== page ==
In their 2019 YouTube Rewind, the site broke their numbers down a little differently -- ranking the most "liked" creator videos of the year rather than most-viewed (excluding major label music videos and brand-promoted clips and commercials), a Top 10 ranking that included longtime creator Shane Dawson's "Conspiracy Theories" pilot, and YouTube mega-star PewDiePie's wedding video. Topping the list, which was limited to one video per creator, was a meta monster titled "Make This Video The Most Liked Video On Youtube," which was a part of the bizarre "Egg Gang" social media campaign that turned out to be a marketing stunt aimed at raising awareness about mental health.
The 2019 ranking showed how diverse the video site's offerings have become -- while there were still some stunt and parody clips, the top 10 also featured a craft tutorial on making slime, one of SethEverman's humorous "How To" videos and an Andymation flipbook -- and showcased how significantly YouTube's reach has spread worldwide over the last decade. Included in the Top 10 most-liked list was an "Anything You Can Carry, I'll Pay For" challenge video from Russian creator A4, and a manic Bird Box riff from Brazilian comedian Whindersson Nunes. At the end of the decade, YouTube truly is everywhere and everything at once.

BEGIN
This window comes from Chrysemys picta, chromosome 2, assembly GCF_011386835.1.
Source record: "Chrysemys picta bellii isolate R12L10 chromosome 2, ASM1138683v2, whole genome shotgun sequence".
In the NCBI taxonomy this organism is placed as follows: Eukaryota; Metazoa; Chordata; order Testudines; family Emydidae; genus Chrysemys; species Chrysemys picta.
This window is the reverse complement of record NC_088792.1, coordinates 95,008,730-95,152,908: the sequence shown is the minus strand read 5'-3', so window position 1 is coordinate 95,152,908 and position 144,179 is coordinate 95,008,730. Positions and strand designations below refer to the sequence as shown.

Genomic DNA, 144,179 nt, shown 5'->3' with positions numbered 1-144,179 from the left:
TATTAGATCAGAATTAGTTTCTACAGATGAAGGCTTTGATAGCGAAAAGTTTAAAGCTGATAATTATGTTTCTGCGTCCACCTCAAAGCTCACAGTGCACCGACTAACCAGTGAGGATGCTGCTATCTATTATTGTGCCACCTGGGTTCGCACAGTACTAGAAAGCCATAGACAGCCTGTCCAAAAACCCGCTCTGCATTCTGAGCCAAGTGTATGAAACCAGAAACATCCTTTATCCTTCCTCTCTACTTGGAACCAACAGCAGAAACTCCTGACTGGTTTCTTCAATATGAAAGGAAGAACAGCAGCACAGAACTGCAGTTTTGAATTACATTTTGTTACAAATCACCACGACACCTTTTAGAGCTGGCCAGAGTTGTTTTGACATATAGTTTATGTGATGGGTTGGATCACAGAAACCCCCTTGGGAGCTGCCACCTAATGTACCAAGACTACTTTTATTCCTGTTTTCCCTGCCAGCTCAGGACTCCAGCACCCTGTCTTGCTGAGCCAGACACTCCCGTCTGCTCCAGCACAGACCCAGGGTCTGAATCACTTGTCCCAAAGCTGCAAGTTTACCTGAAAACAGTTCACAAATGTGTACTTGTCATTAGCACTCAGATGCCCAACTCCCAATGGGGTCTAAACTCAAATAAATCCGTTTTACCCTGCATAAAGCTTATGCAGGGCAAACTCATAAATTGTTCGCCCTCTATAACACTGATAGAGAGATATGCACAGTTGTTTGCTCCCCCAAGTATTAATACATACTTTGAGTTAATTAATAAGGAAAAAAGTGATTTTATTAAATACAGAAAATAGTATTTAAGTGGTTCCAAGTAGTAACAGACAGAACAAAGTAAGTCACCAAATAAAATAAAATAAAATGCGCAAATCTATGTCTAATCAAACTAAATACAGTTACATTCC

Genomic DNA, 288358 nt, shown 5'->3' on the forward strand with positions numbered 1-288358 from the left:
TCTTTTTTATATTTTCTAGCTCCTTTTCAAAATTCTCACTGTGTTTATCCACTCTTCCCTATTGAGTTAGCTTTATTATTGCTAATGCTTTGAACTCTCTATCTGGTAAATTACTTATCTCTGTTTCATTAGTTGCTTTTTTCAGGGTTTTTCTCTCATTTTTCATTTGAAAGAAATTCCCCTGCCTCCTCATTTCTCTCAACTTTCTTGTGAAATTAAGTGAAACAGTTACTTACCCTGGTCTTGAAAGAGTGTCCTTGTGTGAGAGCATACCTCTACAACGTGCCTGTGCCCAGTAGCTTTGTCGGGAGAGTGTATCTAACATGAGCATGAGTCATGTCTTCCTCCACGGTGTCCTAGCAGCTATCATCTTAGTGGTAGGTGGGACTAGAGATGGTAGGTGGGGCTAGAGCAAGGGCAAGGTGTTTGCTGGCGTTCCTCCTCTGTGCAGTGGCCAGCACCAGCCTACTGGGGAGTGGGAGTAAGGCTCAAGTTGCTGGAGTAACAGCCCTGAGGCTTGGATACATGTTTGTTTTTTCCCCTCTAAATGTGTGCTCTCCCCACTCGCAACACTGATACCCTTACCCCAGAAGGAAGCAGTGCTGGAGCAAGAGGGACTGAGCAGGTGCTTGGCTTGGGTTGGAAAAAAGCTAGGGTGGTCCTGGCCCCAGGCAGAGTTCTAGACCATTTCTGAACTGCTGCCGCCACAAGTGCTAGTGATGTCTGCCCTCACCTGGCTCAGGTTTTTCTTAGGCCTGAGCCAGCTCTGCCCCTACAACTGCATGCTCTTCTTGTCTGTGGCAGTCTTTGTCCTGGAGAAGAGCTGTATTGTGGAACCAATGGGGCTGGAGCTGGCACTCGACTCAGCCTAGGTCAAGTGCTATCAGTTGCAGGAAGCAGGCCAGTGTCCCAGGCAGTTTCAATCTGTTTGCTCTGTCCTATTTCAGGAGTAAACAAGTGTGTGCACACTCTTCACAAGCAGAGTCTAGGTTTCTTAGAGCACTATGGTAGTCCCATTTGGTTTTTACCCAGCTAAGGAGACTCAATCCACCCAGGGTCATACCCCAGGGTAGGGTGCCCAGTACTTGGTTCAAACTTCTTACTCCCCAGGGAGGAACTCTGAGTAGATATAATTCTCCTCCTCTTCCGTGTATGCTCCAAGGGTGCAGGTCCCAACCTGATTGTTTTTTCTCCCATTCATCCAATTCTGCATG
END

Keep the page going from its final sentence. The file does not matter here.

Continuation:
THE BIGGEST STARS
The top creators of 2010 were almost exclusively comedy channels -- run almost exclusively by men. In fact, for the first three years of the last decade, the top five most-subscribed channels were a shuffling of the same five names: Ryan Higa, aka "nigahiga"; "Fred," a comedy series about the character Fred Figglehorn, played by Lucas Cruikshank; Ray William Johnson's eponymous channel; Shane Dawson's first channel, "ShaneDawsonTV"; and "smosh," a comedy channel created by Anthony Padilla and Ian Hecox.
In fact, it took until July 2012 for a female creator, JennaMarbles, to crack the top five. Most of these popular channels followed the sketch/comedy format, whether serialized or through one-off videos, but as the decade progressed, channels like "freddiew," "mysteryguitarman" and "EpicMealTime" began to crack the top 10 with more specialized content in gaming, music and food, respectively, a sign of things to come.
The most drastic change for the top creators of 2019 -- beyond, again, a reflection of the platform's more globalized reach -- is the idea of YouTube as a viable and legitimate social media channel in its own right. Individual music artists, as well as record labels, now have verified channels for debuting new songs and music videos, with many of them topping the most-subscribed list of 2019.
Channels for professional wrestling and children's entertainment also crack the top 10 nowadays, an indicator of the evolution in media consumption that's taken place over the last decade. No longer do people simply watch a funny video at their desk, they have YouTube streaming to home televisions and portable devices as a primary media source.